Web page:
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article imageTactical Preview: Everton — Spurs

By Tyrrell Meertins     Jan 1, 2016 in Sports
Tottenham and Everton have exchanged roles in finishing outside the top four in recent years, but a win at Goodison Park presents a great chance for either side to mount a legitimate challenge given the current downfall at Chelsea and Manchester United.
Coincidentally, the two clubs have finished in the top four over three times in the past decade. Spurs made a run to the quarter-finals of the Champions League in 2010-2011, whereas the remaining two years resulted in a Europa League berth due to Liverpool and Chelsea miraculously winning the Europe’s elite tournament.
Everton are seeking their first league victory over Spurs under Roberto Martinez, and though they have enough fire power upfront to achieve that goal, they’re currently a shambles from a defensive aspect. Spurs, on the other hand, have developed into a well-rounded, cohesive unit under Mauricio Pochettino based around collective pressing.
Spurs will be without Moussa Dembele who departed in the first half against Watford with a groin injury, but welcome back Ryan Mason and Nabil Bentaleb to the squad.
"Everton have a very good team and maybe after the defeat against Stoke City they want revenge," Pochettino said.
"Teams are over-motivated to play against us, because they know they need to run, and be overaggressive, because we are strong.
The former is likely to feature off the bench, meaning Tom Carroll is expected to retain his position alongside Eric Dier in midfield behind Dele Alli. However, Carroll could be dropped to the bench with Alli dropping deeper, to include both goal-scorers at Watford, Heung-Son Min and Erik Lamela, alongside Christian Eriksen to form.
Tom Cleverley and James McCarthy suffered injuries in Everton’s 4-3 loss to Stoke City and will be unavailable, depriving the Toffees of dynamism in midfield. Considering Spurs’ creativity and cunning movement in the final third, Muhamed Besic will slot into midfield alongside Gareth Barry to provide additional protection for the back four, but there’s a fear Everton will lack mobility in deeper areas.
Eric Dier has been one of the big improvements to Pochettino’s side this year, serving as a competent defensive presence at the base of midfield. Dier will be handed the task of tracking Ross Barkley’s movement to ensure he doesn’t supply Romelu Lukaku in the final third.
Likewise, both sides possess two of the league’s star performers — Harry Kane has continued his stellar form from last year to cap off a truly remarkable 2015, while Lukaku is the league’s joint-leader with Jamie Vardy, recording 15 goals in 19 games. Kane is more of a selfless all-rounded striker that will pose an interesting battle with compatriot John Stones, but Lukaku will aim to break beyond the defence and seek service in the channels.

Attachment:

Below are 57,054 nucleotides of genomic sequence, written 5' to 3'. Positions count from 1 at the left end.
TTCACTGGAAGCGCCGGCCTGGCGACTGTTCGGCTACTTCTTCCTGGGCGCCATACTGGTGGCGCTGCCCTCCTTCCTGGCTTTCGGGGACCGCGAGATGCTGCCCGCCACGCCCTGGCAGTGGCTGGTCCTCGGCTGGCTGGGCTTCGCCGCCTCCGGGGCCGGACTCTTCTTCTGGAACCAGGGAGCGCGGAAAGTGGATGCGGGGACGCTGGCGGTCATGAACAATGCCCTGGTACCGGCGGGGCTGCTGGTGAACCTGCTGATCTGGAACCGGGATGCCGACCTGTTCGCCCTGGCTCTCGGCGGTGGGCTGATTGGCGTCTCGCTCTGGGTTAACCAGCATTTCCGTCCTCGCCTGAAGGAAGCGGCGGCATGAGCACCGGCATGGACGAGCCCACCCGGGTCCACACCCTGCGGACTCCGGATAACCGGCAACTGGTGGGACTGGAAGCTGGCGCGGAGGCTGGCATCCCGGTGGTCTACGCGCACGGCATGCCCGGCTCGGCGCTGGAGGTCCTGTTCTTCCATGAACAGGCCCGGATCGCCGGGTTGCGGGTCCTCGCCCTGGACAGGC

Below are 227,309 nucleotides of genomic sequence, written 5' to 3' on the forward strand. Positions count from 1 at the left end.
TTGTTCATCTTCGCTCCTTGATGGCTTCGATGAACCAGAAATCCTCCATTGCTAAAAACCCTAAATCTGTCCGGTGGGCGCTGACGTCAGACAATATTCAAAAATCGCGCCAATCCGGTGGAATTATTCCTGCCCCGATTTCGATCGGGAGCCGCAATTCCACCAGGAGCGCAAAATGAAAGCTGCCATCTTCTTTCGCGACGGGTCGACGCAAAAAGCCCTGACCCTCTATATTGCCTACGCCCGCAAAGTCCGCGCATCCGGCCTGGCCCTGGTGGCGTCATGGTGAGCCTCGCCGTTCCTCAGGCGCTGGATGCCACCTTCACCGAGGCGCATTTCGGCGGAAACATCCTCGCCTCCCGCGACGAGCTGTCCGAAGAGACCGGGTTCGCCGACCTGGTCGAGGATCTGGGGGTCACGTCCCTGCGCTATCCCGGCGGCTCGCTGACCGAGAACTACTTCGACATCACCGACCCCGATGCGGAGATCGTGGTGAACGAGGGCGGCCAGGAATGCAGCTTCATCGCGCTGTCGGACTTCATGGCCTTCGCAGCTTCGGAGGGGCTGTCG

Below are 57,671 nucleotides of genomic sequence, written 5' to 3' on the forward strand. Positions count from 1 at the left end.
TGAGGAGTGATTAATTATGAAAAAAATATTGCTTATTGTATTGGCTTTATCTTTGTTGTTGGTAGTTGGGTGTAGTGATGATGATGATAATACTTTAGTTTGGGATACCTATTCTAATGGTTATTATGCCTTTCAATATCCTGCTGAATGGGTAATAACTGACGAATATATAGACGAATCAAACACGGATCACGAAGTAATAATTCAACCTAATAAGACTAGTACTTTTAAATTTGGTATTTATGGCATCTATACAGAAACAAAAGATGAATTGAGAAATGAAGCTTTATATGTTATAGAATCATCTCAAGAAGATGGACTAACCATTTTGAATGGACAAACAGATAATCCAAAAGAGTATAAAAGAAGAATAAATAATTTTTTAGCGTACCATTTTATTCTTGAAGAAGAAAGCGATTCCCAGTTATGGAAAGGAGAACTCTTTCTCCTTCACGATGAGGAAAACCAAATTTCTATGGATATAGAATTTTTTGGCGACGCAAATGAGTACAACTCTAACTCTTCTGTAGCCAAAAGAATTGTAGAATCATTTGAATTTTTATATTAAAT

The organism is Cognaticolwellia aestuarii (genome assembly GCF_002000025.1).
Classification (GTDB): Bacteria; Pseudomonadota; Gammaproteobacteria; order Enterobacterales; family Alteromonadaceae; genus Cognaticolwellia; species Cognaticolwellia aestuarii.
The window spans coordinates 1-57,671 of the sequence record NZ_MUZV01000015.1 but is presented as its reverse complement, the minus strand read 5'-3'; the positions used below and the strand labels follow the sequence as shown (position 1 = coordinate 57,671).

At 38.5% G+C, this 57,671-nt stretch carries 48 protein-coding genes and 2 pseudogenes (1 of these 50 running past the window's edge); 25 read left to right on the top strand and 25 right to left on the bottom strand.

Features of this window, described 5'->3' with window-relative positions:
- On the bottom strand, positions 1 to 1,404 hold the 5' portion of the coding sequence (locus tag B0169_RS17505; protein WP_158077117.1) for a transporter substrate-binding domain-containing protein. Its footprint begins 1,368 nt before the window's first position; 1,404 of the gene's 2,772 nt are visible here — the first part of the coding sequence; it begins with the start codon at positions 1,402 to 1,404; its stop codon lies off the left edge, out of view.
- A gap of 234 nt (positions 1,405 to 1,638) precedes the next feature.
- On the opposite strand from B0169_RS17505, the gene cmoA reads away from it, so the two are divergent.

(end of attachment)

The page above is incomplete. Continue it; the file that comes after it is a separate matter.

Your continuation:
Still, considering both sides should remain compact out of possession, there’s a chance the two strikers will spend extensive spells isolated. Ultimately, excluding swift counter-attacks in transition, the full-backs serve as likely sources of creativity for the Kane and Lukaku. Coincidentally, this is where the key battles will take place.
Courtesy of Flickr/Allan Shank
With Dier and Barry expected to split the centre-backs, both sets of full-backs will be handed license to surge forward.
Arouna Kone and Gerard Deulofeu have showcased the discipline to cope with Walker and Danny Rose or Ben Davies, before breaking forward on the counter — Everton are arguably at their best when they play on the counter. On the other hand, Lamela and Eriksen’s — assuming the Dane features from the left — defensive duties consist of tracking the adventurous Leighton Baines and Seamus Coleman.
Therefore, Coleman may receive ample space due to Eriksen’s preference drift centrally, thus forcing Pochettino to carefully consider his selection in wide areas. Deulofeu poses a similar threat on the same flank with his trickery, and in that respect Pochettino may prefer the more defensive-minded Davies opposed to Rose’s offensive contributions.
“I’ve been a big admirer of this Spurs side,” said Martinez ahead of Sunday’s monumental clash.
“But, at the same time, we’re looking forward to that game because we feel that we’ve been a bit unfortunate with our results and a good performance against a team as good as Spurs, at Goodison, could get us in a fantastic position at the start of the new year.”
Despite the inclusion of an additional defensive presence in midfield, there’s still not enough evidence that Everton’s productivity out of possession and defensive shape will suffice if they intend on dictating the tempo of the game. Still, both sides are much better suited to play on the counter, and the likelihood of another cautious, goal-less draw wouldn’t be surprising.
But, poor home form, combined with the inability to maintain a clean sheet suggests Spurs should prevail if they can limit service to Lukaku and negate Deulofeu’s threat from the right.
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